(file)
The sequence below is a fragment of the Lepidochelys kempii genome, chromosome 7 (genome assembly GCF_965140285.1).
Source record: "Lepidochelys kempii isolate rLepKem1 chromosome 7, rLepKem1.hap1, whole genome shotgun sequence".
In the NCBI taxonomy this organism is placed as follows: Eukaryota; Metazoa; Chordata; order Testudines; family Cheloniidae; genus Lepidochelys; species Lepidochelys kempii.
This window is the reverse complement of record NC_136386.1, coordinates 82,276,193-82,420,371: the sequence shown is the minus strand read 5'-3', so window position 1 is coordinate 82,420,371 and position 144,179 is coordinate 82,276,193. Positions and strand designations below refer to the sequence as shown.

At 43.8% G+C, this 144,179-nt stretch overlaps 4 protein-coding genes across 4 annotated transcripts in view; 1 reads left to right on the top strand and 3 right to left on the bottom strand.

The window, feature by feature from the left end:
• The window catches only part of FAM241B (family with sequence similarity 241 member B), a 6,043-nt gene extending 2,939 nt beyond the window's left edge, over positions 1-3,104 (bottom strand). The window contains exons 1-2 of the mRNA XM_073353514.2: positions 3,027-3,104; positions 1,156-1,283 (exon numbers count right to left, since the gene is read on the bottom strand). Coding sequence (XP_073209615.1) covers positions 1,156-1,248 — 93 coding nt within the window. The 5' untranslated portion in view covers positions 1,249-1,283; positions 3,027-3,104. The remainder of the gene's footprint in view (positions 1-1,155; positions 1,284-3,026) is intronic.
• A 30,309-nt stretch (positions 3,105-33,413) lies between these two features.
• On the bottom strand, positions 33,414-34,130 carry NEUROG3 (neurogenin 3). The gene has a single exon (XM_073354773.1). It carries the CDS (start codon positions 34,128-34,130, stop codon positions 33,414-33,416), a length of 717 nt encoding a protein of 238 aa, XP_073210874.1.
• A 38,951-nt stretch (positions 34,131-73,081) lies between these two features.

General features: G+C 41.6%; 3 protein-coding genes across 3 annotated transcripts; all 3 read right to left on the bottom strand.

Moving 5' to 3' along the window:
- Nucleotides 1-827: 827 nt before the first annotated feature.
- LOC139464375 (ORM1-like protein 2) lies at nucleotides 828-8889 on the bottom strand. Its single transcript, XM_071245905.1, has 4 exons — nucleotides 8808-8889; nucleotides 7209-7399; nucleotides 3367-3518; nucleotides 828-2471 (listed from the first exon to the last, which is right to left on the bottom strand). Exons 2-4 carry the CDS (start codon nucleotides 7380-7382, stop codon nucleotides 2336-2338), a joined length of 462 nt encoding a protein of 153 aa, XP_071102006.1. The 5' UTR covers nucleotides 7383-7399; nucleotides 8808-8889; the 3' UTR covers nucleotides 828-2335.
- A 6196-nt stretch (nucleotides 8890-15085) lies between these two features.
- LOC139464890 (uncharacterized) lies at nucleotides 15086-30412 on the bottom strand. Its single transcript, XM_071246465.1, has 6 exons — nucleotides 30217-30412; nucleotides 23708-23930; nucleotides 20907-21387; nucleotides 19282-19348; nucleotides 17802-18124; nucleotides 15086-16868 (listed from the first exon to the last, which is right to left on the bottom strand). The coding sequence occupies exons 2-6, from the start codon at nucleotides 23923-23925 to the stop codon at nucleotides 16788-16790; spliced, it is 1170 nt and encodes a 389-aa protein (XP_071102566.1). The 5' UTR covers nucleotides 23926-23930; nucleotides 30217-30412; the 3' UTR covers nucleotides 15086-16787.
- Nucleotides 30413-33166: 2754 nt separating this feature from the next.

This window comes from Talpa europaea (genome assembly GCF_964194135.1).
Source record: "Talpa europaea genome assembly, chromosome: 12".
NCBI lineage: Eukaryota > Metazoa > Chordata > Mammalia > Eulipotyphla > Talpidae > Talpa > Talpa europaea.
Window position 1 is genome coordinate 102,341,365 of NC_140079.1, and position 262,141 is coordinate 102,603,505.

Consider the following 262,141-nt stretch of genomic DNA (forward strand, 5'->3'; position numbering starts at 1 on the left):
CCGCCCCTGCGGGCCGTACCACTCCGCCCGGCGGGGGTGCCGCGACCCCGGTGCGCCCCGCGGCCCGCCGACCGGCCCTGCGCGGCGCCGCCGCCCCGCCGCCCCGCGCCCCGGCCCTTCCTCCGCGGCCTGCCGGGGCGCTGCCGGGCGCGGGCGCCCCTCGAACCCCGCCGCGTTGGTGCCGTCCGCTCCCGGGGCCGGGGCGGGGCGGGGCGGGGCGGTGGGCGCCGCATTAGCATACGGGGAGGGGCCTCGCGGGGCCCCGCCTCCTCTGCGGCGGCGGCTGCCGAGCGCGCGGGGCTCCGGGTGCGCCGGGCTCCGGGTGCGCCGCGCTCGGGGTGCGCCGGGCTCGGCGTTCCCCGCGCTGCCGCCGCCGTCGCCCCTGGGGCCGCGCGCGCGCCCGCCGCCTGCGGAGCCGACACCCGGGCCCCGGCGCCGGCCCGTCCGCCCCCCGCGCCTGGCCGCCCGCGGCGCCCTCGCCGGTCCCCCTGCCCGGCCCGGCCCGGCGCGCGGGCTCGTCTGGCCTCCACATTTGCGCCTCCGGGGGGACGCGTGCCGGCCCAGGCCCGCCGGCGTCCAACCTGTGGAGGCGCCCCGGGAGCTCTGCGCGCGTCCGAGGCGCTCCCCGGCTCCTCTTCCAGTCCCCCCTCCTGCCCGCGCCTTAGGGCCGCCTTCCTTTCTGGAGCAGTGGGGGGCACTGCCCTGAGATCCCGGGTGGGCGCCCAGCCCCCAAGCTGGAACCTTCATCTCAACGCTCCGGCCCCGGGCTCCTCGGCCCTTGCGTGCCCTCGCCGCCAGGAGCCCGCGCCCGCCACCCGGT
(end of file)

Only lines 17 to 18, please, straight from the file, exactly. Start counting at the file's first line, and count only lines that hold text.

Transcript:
- Nucleotides 30413-33166: 2754 nt separating this feature from the next.

This window comes from Talpa europaea (genome assembly GCF_964194135.1).